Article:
PURCHASING A PROPERTY IN FRANCE
Buying guide for our purchasers
Once you have chosen your community and found your house, we will assist you to do an offer and will advice you concerning the price you should propose. We usually ask our buyer to sign a letter of intent including the conditions (price, preceded conditions, delays etc) to underline his serious and to have a basis to negotiate the conditions with the vendor, who declares his agreement with the signature under the letter of intent – this is the best way to guarantee that every party is willing to contract to the proposed conditions, before preparing the preliminary contract (“compromis de vente”) at the notary. Every property in France has to be sold through a notary and their fees and taxes collected are unavoidable and not negotiable.
We offer bilingual sales agreements (French – English) in collaboration with a multi-lingual notary in Nice.
Surveys are not usually undertaken in France, although surveyors do exist. We can recommend bilingual surveyors in case you would like to check the technical details of the property.
Preliminary Contract (Compromis de vente)
Once the two parties have reached an agreement regarding the sale price, the terms and conditions of the sale are discussed with the notary who then prepares the preliminary contract or “compromis de vente”. By law the seller now has to supply current expert certification for things like lead, asbestos, termites (if in a designated area) and insulation efficiency. The seller is also legally obliged to make you aware of any defects or problems they should know about (such as drainage or flood zoning etc)
The “compromis de vente” is just as important as the final document transferring title as it must contain all the clauses and conditions precedent to the sale. These include clear title, easements, certificates stating whether the property conforms to current legislation on asbestos and other matters, and, most importantly, whether the purchase is subject to the condition of obtaining finance.
Once both parties have signed the preliminary contract, you have a seven-day cooling-off period. During this time, you can withdraw from the sale without incurring a penalty, but the vendor cannot. After the cooling –off period the contract becomes binding on both parties.
You now pay the deposit – usually about 10 per cent of the net purchase price. From this point on, if you withdraw from the sale, you could lose your deposit, unless it is for one of the reasons listed in his preceded conditions ‘clauses suspensives’.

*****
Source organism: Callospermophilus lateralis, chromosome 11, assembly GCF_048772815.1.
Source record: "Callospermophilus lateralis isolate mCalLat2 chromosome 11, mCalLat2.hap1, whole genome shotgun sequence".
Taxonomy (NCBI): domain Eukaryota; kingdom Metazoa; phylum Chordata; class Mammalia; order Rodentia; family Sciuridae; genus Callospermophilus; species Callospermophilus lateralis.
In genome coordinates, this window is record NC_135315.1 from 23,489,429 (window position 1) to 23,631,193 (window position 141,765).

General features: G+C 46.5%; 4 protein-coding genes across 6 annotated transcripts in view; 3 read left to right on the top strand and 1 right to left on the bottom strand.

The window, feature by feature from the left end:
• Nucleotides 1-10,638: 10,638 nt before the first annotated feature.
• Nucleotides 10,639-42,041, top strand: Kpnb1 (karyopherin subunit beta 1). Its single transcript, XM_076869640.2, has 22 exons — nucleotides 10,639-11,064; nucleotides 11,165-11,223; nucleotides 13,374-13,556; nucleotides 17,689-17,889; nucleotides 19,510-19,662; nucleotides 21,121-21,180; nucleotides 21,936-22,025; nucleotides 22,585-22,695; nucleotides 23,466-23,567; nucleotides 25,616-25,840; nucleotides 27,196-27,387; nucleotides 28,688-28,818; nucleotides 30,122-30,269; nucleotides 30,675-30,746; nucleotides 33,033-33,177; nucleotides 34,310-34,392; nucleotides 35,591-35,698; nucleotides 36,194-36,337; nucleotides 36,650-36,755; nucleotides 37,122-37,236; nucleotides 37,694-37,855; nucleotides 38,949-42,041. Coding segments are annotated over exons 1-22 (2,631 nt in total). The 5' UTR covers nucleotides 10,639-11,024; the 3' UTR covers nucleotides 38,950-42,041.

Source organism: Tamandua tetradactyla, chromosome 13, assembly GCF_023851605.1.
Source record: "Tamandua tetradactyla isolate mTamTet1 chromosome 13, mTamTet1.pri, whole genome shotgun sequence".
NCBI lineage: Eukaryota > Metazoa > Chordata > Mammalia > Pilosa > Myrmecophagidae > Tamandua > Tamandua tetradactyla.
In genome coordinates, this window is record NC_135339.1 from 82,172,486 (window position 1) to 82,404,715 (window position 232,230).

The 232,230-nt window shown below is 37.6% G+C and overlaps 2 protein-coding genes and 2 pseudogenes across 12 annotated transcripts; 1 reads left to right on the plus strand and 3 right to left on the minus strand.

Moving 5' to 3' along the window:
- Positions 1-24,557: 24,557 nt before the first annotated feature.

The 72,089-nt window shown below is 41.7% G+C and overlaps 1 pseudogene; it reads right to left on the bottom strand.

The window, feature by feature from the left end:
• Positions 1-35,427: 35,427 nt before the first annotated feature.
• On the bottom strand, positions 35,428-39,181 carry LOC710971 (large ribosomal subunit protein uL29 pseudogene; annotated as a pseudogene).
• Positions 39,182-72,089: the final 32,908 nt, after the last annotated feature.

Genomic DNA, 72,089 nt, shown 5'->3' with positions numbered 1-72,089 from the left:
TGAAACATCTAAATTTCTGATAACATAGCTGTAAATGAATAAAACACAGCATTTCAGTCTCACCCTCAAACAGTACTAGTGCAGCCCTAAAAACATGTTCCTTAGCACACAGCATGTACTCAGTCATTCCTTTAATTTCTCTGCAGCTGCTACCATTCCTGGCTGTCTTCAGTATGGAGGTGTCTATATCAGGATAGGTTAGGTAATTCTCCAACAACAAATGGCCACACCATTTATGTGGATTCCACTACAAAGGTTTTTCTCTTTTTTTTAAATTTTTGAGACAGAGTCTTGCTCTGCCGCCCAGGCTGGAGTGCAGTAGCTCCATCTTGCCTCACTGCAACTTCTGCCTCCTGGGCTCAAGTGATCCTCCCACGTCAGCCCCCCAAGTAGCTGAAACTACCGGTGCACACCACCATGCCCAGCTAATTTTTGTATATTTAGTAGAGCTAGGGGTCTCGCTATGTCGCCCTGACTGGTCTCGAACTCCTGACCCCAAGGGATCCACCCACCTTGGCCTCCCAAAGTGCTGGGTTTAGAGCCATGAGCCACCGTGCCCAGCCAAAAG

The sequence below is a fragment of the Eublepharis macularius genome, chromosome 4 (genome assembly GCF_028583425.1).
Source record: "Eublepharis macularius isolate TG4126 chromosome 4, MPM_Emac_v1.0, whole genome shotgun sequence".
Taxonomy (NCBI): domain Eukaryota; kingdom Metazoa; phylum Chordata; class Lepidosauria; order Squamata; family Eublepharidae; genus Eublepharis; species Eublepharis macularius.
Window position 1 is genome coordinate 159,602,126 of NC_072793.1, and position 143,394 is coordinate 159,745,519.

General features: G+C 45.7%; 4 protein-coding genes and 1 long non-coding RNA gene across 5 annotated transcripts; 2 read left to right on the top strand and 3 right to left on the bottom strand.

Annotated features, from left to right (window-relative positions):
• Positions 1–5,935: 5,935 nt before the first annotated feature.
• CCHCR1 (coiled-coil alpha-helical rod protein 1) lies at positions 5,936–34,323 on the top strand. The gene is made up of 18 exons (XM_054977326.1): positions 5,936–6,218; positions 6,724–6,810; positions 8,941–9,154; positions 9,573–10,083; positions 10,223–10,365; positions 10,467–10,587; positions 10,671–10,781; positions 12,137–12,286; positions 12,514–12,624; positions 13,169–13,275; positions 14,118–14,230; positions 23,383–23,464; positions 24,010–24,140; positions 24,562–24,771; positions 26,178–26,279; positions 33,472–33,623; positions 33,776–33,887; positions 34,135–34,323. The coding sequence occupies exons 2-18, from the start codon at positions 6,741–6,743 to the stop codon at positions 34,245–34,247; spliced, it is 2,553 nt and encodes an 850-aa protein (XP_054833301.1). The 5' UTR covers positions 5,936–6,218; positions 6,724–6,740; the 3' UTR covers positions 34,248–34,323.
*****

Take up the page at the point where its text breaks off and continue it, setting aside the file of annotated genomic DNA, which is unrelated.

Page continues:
Preceded Conditions – Clauses suspensives
“Clauses suspensives” permit you to withdraw from the purchase under certain circumstances.
Typical reasons might include:
- not being able to obtain finance
- having a request for outline planning permission refused.
The “clauses suspensives” need to be discussed very carefully with your agent at the time of making the offer.
Once the preliminary contract is signed and the deposit is paid, the searches on the property, including ownership, land boundaries and rights of way will be done by the notary.
The final signing – (acte authentique)
We arrange to view the property with you on the day of the signing. The final contract has a clause saying ‘sold as seen on signing date’, so you need to know that the property is exactly as you expect it to be, and not with floors, walls or windows missing!
You should be present for the signing of the completion document if at all possible. If you are not able to attend, you can arrange a power of attorney.
You need to transfer the balance of his payment to the notary’s account in plenty of time for the signing date. Missing the deadline CAN mean you lose both the house and the deposit.
You will get the ownership of the property in the legal second, when the final act will be signed.
Legal and tax advice
Things like wealth tax, inheritance laws, marriage contracts and other differences in the French system should be carefully gone into. These points often make the relatively small investment independent advice a very good idea. We advice our clients in general concerning those subjects and we recommend bilingual notaries, lawyers and tax consultants, who are familiar with the different taxand legal systems in different contries.
Using a SCI to purchase a property in France
A common way of buying a property in France is through the use of a company of civil law, )Société Civile Immobilière = SCI). The use of this method has benefits for French residents, as well as foreign residents.
What is an SCI?
An SCI is essentially a fully incorporated company with a registered office in France. This office can be the property itself.
The SCI then owns the property in question.
Being a company, the SCI is itself owned by shareholders, in most cases, family members.
The shareholders can be resident or non-resident in France.
Note: It is important to note at this point that the tax consequences of the purchase through an SCI should be analysed according to French law and the tax treaty between France and the home country before going ahead with any purchase.
Advantages of an SCI
1. In terms of inheritance, the use of an SCI overcomes some of the disadvantages that France’s Napoleonic laws entail.
French law dictates that upon the death of the home’s owner, the property is divided up between the surviving spouse and any children.
The decision about what to do with a property which may now be too big for – for example – an elderly widow, is passed on to the widow and any children either from that marriage or previous. This can be potentially “uncomfortable” where stepchildren are involved.
However, using an SCI and its shareholder status means that the parents can appoint themselves as majority shareholders.